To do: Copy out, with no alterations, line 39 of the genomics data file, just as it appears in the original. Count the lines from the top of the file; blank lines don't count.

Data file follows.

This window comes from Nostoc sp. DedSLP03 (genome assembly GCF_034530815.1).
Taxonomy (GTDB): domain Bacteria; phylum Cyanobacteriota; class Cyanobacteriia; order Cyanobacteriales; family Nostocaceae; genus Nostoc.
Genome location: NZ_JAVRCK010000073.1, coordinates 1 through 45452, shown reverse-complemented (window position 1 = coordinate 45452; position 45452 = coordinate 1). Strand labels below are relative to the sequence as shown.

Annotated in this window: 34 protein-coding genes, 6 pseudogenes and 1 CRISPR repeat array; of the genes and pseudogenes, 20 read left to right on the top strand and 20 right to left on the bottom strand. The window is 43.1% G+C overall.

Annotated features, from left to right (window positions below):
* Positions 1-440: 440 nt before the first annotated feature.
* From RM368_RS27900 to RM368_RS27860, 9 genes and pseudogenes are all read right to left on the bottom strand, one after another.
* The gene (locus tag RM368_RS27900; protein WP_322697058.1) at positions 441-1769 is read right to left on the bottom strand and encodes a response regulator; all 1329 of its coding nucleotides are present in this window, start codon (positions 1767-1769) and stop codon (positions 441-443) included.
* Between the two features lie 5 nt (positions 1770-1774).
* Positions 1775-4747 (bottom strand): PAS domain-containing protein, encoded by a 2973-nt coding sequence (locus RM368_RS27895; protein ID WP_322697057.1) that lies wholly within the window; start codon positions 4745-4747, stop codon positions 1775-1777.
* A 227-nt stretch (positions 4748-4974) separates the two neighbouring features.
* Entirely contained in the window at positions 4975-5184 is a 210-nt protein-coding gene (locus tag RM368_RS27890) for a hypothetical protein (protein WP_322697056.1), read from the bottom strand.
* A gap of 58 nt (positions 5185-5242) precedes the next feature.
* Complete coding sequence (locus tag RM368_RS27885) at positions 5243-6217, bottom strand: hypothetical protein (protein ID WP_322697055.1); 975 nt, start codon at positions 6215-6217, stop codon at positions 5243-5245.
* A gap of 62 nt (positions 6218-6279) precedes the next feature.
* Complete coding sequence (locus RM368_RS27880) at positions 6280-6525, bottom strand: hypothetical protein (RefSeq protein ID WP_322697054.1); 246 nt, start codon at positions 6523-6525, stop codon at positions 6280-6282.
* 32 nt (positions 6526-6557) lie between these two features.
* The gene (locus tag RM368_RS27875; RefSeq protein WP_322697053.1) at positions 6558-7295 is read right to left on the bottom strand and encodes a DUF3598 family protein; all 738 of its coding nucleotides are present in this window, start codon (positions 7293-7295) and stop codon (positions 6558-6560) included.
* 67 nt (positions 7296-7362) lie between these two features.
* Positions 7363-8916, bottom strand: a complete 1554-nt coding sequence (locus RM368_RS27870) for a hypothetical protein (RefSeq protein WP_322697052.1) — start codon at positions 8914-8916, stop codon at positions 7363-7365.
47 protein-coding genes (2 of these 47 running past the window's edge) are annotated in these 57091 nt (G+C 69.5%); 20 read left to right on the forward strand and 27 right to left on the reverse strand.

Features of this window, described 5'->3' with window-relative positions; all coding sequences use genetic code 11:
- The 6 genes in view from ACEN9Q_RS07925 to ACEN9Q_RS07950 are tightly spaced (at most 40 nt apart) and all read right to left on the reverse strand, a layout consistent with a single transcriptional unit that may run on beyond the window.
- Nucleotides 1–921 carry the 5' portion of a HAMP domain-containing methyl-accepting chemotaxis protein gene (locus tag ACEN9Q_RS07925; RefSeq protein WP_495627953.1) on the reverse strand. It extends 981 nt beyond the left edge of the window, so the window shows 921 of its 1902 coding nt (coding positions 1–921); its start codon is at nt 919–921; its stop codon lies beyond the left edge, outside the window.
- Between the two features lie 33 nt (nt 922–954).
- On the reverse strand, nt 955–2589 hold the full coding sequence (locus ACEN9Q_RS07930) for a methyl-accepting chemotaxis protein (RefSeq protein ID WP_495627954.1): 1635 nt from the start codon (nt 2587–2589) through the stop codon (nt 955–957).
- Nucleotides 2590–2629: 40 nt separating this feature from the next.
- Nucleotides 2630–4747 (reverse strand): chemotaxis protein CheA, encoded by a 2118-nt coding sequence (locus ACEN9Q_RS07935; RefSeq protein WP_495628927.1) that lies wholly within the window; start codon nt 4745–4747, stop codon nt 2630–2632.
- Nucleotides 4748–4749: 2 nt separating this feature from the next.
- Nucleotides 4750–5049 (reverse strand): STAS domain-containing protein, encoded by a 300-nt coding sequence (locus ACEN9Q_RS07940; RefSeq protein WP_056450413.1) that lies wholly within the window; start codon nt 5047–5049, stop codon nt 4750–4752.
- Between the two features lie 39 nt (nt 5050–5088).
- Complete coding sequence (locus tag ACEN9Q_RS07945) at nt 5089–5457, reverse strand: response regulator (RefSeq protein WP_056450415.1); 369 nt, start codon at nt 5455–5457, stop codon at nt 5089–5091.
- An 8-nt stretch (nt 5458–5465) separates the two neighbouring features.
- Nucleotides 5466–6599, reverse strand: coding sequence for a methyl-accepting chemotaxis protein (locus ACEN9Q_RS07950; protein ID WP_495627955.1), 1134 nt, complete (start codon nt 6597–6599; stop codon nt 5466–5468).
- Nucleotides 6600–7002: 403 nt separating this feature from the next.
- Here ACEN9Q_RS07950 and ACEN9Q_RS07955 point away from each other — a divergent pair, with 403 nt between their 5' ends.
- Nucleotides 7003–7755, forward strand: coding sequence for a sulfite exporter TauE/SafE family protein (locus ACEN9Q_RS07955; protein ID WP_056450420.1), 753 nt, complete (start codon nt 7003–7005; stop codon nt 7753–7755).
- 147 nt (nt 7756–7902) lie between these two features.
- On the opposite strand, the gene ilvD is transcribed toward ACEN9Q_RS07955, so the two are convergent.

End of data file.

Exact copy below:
- On the opposite strand, the gene ilvD is transcribed toward ACEN9Q_RS07955, so the two are convergent.